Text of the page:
Newspaper article The Canadian Press

As Saudi Doctors Face Recall Home, Many Questions Remain about Impact in Canada

Newspaper article The Canadian Press

As Saudi Doctors Face Recall Home, Many Questions Remain about Impact in Canada

Article excerpt

Potential Saudi MD pullout leaves many questions

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MONTREAL - Health officials across Canada were trying to determine Wednesday the potential impact if about 800 medical residents and fellows from Saudi Arabia suddenly leave the various networks next month.

The planned recall of that group comes after Saudi Arabia suspended diplomatic relations with Canada on Sunday in response to a tweet from Global Affairs Canada that criticized the Saudis for the arrest of female social activists.

The diplomatic row has escalated with a series of measures taken by the Saudis that include recalling students -- including medical students and residents -- to Saudi Arabia.

Saudi medical students make up the vast majority of foreign medical trainees in Canada, according to the Ottawa-based Saudi Arabian Cultural Bureau.

The bureau, part of the Saudi Education Ministry, which is in charge of placing Saudi medical students, has persuaded the kingdom to give trainees a "grace period" until Sept. 1 to return home, said Dr. Salvatore Spadafora, vice-dean of post-MD education at the University of Toronto's faculty of medicine.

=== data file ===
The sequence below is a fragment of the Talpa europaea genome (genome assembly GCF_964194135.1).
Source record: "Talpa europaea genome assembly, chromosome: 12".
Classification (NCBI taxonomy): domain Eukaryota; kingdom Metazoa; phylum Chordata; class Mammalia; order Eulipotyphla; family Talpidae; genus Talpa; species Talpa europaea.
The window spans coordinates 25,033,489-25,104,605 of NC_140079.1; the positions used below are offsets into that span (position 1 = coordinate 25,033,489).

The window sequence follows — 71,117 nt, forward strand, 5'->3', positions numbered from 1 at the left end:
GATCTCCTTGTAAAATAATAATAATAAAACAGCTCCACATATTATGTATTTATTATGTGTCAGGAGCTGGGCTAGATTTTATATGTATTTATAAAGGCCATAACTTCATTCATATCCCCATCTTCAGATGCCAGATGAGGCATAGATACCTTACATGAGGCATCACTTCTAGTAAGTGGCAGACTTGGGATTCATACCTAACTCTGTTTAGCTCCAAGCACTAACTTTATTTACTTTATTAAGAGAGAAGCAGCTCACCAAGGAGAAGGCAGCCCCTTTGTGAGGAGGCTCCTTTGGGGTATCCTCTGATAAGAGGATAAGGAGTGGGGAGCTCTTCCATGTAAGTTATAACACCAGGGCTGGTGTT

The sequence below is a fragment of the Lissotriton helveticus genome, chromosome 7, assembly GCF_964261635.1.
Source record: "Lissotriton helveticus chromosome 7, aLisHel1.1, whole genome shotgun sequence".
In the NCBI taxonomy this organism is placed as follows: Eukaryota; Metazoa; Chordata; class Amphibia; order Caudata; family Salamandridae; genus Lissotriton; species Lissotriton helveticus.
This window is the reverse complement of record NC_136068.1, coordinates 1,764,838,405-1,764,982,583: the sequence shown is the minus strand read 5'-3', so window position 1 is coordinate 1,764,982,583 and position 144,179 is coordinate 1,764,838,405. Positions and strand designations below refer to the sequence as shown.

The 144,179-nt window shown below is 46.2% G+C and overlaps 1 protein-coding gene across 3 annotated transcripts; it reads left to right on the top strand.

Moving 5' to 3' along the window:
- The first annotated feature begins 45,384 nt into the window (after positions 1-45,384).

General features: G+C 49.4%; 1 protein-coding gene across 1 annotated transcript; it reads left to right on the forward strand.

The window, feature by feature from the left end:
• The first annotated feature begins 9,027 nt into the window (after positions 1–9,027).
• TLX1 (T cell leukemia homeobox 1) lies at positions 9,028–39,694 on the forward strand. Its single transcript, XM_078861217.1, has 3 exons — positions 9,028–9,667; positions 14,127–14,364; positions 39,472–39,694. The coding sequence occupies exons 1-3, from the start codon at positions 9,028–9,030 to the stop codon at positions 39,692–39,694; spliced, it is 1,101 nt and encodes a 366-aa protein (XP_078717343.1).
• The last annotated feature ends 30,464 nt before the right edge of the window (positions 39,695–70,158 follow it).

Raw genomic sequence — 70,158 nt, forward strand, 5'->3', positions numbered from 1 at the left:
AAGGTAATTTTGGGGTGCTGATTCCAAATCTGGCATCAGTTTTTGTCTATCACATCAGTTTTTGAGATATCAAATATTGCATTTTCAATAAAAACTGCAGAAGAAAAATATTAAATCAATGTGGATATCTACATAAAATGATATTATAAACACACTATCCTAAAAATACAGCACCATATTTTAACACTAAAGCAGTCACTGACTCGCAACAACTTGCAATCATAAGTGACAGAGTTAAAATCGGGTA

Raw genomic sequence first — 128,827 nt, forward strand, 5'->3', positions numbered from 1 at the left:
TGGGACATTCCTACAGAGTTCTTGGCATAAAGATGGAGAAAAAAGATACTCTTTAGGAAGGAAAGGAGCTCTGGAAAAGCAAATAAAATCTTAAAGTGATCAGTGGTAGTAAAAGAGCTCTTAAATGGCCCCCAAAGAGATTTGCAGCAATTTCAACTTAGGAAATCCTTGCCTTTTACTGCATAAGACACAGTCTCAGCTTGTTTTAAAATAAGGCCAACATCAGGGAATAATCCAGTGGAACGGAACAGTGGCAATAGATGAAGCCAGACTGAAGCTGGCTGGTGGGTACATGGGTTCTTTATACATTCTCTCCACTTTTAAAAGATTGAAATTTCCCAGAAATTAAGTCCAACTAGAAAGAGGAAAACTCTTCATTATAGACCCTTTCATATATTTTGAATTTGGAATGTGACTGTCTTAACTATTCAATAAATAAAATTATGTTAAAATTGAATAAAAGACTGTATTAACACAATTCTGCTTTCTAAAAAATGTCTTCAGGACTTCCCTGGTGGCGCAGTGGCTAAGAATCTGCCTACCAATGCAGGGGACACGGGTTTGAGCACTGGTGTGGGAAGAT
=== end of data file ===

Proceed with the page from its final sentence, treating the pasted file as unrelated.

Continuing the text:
In Toronto, that means 216 Saudi doctors out of the 3,600 residents and fellows in their system -- the biggest in Canada.

"So 216 people is not insignificant, but we've got a pretty big network," Spadafora said in an interview.

"We're in the process now of really sitting down with our hospital partners, site by site, and program by program, and figuring out what the impact will be if September 1, these folks aren't around."

In Montreal, 225 out of the 1,250 residents at the McGill University Health Centre and the Jewish General Hospital are from Saudi Arabia.

MUHC spokeswoman Gilda Salomone said hospital authorities are monitoring events.

"The situation is still fluid, it's evolving," Salomone said. "We're evaluating the situation and the impact it has on our programs. …

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